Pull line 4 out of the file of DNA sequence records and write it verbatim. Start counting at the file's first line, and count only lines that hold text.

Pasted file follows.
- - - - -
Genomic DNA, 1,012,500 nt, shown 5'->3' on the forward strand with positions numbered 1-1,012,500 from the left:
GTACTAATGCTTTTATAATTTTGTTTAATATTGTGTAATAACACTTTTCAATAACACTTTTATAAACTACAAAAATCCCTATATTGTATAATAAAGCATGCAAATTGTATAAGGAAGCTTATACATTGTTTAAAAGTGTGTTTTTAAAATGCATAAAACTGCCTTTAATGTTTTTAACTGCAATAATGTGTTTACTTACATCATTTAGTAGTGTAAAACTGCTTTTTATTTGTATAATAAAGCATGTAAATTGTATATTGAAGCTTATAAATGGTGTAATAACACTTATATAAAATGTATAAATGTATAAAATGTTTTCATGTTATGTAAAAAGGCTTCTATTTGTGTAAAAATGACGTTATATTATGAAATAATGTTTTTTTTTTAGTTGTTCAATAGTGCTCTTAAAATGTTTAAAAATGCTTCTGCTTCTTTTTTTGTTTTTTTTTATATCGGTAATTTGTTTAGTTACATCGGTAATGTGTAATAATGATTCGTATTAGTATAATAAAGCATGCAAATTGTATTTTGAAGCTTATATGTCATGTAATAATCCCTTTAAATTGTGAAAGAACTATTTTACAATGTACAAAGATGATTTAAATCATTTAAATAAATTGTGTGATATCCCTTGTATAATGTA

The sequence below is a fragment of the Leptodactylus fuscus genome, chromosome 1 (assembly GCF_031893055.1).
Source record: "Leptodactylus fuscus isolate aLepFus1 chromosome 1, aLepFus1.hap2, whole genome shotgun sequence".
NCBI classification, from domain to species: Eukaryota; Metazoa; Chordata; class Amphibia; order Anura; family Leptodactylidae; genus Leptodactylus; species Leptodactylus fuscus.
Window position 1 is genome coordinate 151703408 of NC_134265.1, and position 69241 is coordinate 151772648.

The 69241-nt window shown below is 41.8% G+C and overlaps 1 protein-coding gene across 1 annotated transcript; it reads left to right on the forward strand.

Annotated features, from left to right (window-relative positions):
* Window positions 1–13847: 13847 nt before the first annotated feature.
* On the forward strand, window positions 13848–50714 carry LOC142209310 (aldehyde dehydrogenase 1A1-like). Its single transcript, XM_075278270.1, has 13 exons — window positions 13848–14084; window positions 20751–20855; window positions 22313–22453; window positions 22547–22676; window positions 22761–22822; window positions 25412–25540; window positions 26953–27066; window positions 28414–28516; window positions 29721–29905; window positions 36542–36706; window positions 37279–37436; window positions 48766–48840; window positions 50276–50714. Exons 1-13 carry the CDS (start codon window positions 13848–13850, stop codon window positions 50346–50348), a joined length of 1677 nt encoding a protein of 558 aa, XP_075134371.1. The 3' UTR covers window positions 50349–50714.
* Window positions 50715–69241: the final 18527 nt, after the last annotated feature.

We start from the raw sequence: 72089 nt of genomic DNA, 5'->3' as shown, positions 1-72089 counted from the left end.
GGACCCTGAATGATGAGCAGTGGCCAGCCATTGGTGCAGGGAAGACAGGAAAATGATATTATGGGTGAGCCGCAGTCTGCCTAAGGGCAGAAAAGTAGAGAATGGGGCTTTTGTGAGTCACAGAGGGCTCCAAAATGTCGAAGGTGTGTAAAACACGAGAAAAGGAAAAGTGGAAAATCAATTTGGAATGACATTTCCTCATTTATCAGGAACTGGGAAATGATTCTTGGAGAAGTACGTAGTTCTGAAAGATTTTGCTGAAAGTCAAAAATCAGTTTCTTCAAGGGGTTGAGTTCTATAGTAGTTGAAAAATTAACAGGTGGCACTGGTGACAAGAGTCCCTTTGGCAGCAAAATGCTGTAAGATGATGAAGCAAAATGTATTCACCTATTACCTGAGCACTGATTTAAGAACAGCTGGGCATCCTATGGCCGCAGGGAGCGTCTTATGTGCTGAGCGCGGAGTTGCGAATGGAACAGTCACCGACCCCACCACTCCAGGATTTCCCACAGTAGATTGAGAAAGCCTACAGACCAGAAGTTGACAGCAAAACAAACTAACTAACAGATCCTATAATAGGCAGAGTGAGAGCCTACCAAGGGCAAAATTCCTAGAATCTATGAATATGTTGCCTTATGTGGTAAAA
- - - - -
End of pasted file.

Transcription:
Source record: "Leptodactylus fuscus isolate aLepFus1 chromosome 1, aLepFus1.hap2, whole genome shotgun sequence".